Making art is making a model of the world. It proposes what the world might look like or what the world does, in fact, look like if we only look at it differently. I am especially interested in models exploring our notions of self and other in relation to how we live in our societies and in the globalized world of today.
Art can activate our imagination, listen to us, create beauty, exercise critique; it insists on complexity—rather than easy-to-consume one-liners—and in that, forcefully pushes in the opposite direction of populism. Art challenges notions of identity, of belonging, and estrangement, and questions borders and the distribution of privilege, to mention only some of the things it is capable of doing. To me, Green light - An artistic workshop is about all of the above. It is a model of the world that is a part of the world. The Green light project began at a specific moment in time, in 2015, when refugees were arriving in Europe by the hundreds of thousands, fleeing hardship, political and economic instability, and war in their home countries. Although these problems had begun years before, many—myself included—often felt emotionally disconnected from the reality of what we read or saw on the news. Art and culture, I believe, can have a pertinent role to play in responding to such events: as a start, it can reverse our emotional disconnect and, whether directly or indirectly, inspire us to take action. This conviction was also shared by Francesca von Habsburg, founder of Thyssen-Bornemisza Art Contemporary (TBA21), and by TBA21’s chief curator Daniela Zyman, with whom I had extensive conversations throughout the late summer of that year. We believe that culture is able to shine a light on and shape discussions about contemporary global challenges such as climate change and forced migration, and is able to develop new models of interaction and catalyze positive change.
But how does one proceed from the assembly of a light module to social change? The journey might seem long and convoluted, yet a simple but crucial first step is to trust the potential in the non-spectacular situation of sitting down together and doing something basic with our hands—in this case, working on a lamp that is more easily assembled by two pairs of hands than one. Add to that a multifaceted program of shared learning, with practical workshops, counseling, language classes, cooking, sports and cultural events, and knowledge exchange. What emerges during these activities is a shared social space. And once the initial nervousness has evaporated, moments of relaxed enjoyment unfold, pieces of personal history are exchanged. This elicits a feeling of interconnectedness that is incredibly strong. I believe that allowing ourselves to be open to this feeling is key to intensifying our engagement in society and to participating actively in coming up with solutions in times where forced migration affects us all.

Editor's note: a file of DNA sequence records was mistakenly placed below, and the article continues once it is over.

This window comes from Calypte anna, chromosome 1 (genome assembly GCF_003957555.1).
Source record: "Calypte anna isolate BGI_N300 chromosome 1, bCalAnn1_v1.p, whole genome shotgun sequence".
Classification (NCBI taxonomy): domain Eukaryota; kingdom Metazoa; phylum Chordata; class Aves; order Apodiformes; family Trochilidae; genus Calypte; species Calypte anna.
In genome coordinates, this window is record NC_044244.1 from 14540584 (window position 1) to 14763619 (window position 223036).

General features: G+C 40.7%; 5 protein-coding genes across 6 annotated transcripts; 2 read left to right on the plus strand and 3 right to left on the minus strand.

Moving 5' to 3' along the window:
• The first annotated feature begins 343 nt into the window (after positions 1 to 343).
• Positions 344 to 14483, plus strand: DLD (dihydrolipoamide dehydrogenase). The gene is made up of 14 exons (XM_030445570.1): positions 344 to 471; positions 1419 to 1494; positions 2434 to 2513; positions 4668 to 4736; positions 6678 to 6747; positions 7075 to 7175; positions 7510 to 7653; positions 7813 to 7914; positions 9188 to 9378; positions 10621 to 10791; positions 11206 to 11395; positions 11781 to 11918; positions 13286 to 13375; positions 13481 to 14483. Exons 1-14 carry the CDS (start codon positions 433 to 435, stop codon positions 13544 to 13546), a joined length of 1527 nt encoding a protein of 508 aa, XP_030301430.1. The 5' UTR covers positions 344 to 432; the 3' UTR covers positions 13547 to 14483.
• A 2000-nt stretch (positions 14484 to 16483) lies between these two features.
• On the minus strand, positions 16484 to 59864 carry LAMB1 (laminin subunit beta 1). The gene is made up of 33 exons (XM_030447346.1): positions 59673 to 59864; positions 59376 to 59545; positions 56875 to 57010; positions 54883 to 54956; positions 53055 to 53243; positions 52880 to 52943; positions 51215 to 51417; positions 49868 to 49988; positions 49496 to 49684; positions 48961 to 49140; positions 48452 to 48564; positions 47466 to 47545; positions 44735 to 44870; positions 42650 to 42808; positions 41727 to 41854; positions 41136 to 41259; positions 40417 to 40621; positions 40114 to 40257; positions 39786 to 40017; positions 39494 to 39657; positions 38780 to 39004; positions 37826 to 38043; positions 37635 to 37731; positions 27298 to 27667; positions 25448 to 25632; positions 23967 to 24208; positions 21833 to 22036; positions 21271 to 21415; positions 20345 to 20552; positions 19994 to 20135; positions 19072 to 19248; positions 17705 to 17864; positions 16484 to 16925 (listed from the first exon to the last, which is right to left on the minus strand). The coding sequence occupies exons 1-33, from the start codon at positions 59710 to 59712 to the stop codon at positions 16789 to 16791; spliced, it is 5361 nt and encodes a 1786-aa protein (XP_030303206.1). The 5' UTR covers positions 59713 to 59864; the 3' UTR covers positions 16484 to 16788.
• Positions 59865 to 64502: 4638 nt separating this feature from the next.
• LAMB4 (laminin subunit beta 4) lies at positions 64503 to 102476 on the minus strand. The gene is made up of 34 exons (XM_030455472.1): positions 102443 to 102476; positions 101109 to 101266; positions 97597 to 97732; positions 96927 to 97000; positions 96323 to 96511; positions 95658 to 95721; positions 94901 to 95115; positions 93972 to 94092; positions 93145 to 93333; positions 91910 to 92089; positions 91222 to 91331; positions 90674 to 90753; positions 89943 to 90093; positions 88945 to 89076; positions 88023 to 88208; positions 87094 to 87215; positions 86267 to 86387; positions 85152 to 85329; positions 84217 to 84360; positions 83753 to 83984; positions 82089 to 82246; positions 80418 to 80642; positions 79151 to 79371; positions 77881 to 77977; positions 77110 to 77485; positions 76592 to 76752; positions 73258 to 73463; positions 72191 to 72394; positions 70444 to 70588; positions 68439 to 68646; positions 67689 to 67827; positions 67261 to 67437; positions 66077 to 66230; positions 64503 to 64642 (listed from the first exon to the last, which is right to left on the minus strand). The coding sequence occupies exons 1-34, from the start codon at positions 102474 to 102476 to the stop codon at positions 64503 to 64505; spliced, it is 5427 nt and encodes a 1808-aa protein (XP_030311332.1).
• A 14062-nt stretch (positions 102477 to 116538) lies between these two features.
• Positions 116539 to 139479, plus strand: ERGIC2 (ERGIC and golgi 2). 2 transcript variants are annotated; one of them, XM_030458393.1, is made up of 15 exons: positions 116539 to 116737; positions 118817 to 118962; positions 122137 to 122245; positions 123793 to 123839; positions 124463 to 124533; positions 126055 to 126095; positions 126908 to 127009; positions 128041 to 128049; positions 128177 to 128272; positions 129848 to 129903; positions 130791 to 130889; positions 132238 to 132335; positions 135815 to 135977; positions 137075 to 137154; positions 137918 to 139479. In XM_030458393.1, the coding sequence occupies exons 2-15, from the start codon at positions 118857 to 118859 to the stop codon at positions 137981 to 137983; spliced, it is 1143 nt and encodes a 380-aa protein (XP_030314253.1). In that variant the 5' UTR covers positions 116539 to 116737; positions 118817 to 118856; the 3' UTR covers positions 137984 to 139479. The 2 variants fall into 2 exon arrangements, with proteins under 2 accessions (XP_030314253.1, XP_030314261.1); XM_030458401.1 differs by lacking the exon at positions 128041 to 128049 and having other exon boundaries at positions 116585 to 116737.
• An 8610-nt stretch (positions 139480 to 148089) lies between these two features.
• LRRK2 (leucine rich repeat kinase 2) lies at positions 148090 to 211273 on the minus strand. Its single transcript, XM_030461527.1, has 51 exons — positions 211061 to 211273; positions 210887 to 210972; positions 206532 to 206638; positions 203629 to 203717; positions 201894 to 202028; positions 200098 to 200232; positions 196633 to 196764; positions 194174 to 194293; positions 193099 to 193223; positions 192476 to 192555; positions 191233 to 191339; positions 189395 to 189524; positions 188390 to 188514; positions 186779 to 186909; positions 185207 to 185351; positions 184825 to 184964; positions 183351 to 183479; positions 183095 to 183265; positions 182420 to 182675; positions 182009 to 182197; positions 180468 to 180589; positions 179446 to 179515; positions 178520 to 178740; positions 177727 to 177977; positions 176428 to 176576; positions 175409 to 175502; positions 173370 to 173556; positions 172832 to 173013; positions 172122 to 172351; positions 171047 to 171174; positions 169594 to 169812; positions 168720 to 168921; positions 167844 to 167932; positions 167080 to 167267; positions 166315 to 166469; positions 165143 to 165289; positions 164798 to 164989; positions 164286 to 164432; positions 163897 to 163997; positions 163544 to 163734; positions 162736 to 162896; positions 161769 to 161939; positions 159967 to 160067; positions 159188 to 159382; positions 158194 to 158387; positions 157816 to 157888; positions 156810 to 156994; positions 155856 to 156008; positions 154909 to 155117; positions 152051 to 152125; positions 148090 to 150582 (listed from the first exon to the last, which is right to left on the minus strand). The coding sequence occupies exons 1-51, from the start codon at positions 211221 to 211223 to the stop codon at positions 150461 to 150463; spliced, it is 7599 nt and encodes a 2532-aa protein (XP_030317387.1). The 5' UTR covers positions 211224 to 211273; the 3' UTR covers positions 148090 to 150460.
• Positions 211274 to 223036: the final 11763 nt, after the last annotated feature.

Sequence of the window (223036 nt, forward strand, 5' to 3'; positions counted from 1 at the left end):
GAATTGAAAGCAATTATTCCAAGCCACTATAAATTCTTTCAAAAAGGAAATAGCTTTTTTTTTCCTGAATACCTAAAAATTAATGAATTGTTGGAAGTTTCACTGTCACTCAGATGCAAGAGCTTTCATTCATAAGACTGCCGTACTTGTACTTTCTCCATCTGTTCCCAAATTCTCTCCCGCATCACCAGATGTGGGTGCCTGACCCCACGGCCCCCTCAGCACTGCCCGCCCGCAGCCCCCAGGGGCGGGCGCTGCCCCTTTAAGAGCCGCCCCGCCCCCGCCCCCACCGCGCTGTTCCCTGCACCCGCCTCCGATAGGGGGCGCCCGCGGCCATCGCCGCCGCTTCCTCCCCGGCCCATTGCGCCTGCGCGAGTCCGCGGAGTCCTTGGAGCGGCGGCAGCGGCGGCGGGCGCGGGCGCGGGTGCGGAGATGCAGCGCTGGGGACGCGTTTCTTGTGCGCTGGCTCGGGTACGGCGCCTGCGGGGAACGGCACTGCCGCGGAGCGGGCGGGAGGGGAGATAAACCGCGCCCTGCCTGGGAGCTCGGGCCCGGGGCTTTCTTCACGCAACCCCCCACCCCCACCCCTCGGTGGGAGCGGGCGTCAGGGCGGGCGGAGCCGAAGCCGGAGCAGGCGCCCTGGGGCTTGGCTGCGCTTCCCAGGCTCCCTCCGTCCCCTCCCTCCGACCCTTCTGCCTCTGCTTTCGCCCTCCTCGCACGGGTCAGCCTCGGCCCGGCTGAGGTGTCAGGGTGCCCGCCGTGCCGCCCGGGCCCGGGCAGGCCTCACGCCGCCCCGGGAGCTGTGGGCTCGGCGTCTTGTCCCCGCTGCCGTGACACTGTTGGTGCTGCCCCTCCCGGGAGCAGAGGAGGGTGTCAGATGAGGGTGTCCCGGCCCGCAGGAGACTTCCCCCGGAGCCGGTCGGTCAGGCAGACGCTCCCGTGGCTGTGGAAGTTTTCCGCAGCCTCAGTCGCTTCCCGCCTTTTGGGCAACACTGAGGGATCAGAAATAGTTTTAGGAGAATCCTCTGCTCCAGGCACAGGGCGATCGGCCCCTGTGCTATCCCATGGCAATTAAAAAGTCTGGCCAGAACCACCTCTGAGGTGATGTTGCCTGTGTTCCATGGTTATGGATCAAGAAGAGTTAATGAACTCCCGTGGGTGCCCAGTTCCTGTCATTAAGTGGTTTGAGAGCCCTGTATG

The Green light lamp module is a stackable polyhedral unit, initially developed by the late Einar Thorsteinn, a mathematician and architect who was a close friend of mine. Einar called it the “super cube,” and it is one of numerous geometric studies that he and I began together and that my studio team and I have continued working on over the years. The Green light units themselves are made mostly of recycled and natural materials and fitted with small green LEDs. They can be hung alone or assembled into larger light sculptures. I love the fact that you can make unruly, wild growths of lamps from them as well as ordered structures like a luminous wall or a sphere. The question for me is not so much what the lamp is, but what it does, both in the social spaces out of which it emerges and in the physical spaces in which it is installed. Every Green light has agency.
I undertook the Green light project with TBA21 with the hope of developing a scalable model that would work in an art context, but could reach beyond it and also be implemented in a school, a public library, or a political institute. So far, we have been able to bring different versions of the project to Salzburg, Basel, Houston, and Prague, in addition to Vienna. And, now, we are presenting the Green light model at the Venice Biennale in an attempt to bring one of the most urgent issues today to the heart of the art world. Next up is Yokohama, and further stations are under consideration. While the Green light community expands, I hope that cities, national governments, and policy-makers also begin to see the potential of creative approaches to welcoming refugees, addressing concerns among their populations, and devising collective solutions. Populations around the world will become increasingly multi-ethnic and multicultural and it is clear that the near and distant future will continue to be shaped by migration. We therefore need solutions, now and into the future, at all levels of society.